The Equal Employment Opportunity Commission (EEOC) recently settled its first discrimination lawsuit based on the Genetic Information Nondiscrimination Act (GINA), but in truth, it came upon the triggering violation almost by accident.

When Rhonda Jones filed a charge with the EEOC based upon a rescinded-job-offer violation of the Americans with Disabilities Act (ADA), the EEOC looked into the matter and discovered that Jones not only had been subjected to a medical exam, which wrongly determined that she had carpal tunnel syndrome, but also had been forced to answer a questionnaire that delved into her family's medical history, a clear violation of GINA.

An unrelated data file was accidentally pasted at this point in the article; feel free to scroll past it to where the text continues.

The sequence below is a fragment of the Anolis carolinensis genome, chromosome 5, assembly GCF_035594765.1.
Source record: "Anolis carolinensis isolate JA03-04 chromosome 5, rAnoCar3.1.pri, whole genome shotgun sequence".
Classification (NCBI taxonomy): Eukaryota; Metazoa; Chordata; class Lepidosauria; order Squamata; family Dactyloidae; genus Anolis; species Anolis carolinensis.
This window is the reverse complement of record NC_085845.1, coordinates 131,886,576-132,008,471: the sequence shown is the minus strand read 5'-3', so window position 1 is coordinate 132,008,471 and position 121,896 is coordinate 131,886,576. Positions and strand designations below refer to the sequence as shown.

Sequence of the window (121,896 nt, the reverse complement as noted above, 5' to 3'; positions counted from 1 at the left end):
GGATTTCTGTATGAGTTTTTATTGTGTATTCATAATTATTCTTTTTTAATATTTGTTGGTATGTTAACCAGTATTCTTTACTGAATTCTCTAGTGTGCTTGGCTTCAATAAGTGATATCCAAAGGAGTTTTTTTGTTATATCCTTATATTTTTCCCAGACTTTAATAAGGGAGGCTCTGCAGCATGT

Without admitting any violations of either the ADA or GINA, the accused company — Fabricut of Oklahoma — agreed to pay Jones $50,000 and initiate training of all management and human resources personnel on GINA and the ADA, as well as discontinue the questionnaire. Henceforth, Fabricut will only refer applicants to post-offer health assessments in compliance with all laws.

To understand all the nuances and prohibitions of GINA, please procure and refer to a copy of Personnel Concepts' comprehensive Genetic Information Nondiscrimination Act Compliance Kit.